In our section we have the exact opposite scenario. After the Torah has made clear that Reuven and Gad are ready to go into battle on behalf of the land, the inversion continues. The children of Menasheh immediately go into battle against the EMORI and are successful in routing them off the land. Moreover, Moshe gives his stamp of approval to their initiative by directly giving them this territory, without in any way making it dependent on joining the effort of capturing Eretz Yisrael as he did with the rest of the territory of Sichon and Og (see the last lines of the Meshekh Chokhma's comments to 32:33). It is almost as if this area of northern Gil'ad had the status of Eretz Yisrael and not Transjordan. Thus, it is exactly parallel to the territory that the "ma'apilim" unsuccessfully had wanted to capture, i.e., the land of Israel proper, which the meraglim had rejected!

Furthermore, this approach gains added resonance in light of a famous midrashic comment regarding Tzlofchad. Rashi in parashat Pinchas (ch. 27) citing the Talmud in Shabbat, quotes a tradition that Tzlofchad was one of the ma'apilim. Building on this aggada, the last portion of the entire sefer is now filled with added meaning. At the end of ch. 36, the Torah recounts that the daughters of Tzlofchad, descendents of the tribe of Menasheh all married cousins from the clan of Makhir ben Menasheh. This is the very same clan that was one of those who captured the territory of the Gil'ad and settled there. Thus, the daughters of the ma'apilim end up in union with the sons of the "anti-ma'apilim." In effect, to use kabbalistic imagery, we have another stage in the "tikkun" of the sin of the ma'apilim. The children of Menasheh go and fight for the Land and are rewarded by God, thus reversing the sin of the ancestors who attempted to battle against His wishes!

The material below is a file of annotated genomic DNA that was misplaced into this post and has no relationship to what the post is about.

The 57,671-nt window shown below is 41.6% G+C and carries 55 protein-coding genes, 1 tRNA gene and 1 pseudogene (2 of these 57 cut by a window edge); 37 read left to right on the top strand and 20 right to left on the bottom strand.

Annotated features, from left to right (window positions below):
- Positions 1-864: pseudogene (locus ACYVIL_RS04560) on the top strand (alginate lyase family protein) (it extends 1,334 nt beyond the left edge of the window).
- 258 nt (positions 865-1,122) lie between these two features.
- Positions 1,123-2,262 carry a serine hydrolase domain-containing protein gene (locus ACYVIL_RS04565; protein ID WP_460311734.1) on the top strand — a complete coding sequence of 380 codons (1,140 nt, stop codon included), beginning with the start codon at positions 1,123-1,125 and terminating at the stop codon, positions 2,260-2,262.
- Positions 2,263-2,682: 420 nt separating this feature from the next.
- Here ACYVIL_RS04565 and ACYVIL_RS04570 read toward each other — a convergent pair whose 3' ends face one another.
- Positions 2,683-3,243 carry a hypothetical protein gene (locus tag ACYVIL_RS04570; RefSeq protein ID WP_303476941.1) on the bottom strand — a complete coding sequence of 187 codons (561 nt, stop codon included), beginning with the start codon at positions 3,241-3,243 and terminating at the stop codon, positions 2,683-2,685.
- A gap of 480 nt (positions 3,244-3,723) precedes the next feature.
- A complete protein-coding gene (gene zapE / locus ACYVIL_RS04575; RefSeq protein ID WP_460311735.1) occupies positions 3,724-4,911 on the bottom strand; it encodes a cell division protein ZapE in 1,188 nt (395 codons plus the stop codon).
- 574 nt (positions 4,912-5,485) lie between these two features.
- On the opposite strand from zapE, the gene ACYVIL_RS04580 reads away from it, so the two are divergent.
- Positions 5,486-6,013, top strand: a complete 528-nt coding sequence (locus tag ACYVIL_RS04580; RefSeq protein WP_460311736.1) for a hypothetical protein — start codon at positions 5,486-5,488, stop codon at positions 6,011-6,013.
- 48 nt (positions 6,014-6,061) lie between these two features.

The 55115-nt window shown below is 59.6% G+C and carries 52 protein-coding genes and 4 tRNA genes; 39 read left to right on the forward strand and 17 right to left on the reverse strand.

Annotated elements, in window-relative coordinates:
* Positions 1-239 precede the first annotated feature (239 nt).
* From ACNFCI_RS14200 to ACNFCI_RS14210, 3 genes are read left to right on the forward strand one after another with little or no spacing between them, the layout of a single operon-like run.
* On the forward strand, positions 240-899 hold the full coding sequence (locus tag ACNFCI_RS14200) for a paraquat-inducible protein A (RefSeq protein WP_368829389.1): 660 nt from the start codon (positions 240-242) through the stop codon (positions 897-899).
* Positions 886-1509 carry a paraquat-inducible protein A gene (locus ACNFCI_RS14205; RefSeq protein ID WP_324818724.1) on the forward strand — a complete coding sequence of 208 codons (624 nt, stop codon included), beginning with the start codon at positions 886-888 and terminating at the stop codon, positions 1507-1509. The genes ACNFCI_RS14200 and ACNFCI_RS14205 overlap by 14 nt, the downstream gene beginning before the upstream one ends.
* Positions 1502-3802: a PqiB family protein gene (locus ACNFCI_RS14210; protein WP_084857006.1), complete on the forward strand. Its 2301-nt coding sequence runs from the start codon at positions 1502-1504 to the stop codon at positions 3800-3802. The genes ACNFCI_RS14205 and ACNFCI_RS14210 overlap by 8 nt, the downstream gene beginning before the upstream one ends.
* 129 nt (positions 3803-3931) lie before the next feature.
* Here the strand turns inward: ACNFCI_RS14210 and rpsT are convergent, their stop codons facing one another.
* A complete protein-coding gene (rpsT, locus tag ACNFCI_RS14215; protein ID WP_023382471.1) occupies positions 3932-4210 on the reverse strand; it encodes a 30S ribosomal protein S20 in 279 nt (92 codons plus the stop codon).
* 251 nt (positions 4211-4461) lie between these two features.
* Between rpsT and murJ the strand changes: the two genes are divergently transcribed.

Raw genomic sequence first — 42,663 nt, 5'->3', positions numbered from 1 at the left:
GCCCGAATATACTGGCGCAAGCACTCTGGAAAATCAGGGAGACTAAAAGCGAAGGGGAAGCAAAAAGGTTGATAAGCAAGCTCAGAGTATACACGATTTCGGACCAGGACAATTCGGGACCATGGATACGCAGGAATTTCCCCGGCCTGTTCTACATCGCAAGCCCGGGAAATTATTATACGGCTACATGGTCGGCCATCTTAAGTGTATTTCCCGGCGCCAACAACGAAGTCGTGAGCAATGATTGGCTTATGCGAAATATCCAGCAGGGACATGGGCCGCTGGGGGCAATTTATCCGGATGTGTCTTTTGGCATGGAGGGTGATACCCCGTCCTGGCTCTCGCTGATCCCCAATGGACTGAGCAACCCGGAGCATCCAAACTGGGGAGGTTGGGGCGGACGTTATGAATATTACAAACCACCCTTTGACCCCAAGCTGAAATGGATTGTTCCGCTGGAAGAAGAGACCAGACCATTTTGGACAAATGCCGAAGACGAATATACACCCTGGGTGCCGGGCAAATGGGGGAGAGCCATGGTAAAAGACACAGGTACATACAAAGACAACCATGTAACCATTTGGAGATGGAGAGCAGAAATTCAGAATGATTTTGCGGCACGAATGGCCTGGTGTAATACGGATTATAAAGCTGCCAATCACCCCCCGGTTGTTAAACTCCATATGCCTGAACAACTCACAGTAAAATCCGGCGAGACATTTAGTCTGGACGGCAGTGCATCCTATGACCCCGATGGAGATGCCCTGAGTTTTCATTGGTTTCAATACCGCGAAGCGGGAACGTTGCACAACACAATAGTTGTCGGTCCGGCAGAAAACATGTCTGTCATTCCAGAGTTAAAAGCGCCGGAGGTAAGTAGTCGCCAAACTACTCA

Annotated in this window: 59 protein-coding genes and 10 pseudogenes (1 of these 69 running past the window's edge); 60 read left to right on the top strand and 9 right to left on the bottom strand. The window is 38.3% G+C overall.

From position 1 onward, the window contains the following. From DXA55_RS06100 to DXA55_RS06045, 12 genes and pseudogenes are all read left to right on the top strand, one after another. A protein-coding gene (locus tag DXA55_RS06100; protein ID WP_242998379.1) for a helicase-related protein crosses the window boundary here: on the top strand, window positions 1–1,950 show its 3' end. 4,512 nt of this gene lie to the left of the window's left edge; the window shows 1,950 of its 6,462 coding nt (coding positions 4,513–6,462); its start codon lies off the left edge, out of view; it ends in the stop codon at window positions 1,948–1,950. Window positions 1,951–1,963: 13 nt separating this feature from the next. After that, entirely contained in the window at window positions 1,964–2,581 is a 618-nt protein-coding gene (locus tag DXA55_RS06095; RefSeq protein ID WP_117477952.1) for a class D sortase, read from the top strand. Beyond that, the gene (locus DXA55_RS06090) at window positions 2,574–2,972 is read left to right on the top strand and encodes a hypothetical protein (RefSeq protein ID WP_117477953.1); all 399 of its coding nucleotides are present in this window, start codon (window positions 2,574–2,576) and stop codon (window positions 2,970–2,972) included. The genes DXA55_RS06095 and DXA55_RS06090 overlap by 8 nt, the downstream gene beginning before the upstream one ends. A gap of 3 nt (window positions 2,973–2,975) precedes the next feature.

In conclusion, we now have before us a complete picture. The second generation re-experienced many of the seminal events of the first generation. Since the mission of the first generation had gone awry, the second generation now had to relive their history, overcome it, and continue. They picked up where their parents had left off, while confronting the formative experiences of Yetziat Mitzrayim (see the Balak shiur) and Matan Torah (see above). In addition, they confronted the major crisis-mistakes of the first generation, the egel, meraglim and ma'apilim and were able to emerge victorious. After the long detours of the desert both in their parents' experience and even in their own, they were now at Arvot Moav, ready to receive Moshe's last charge before entry into the promised land.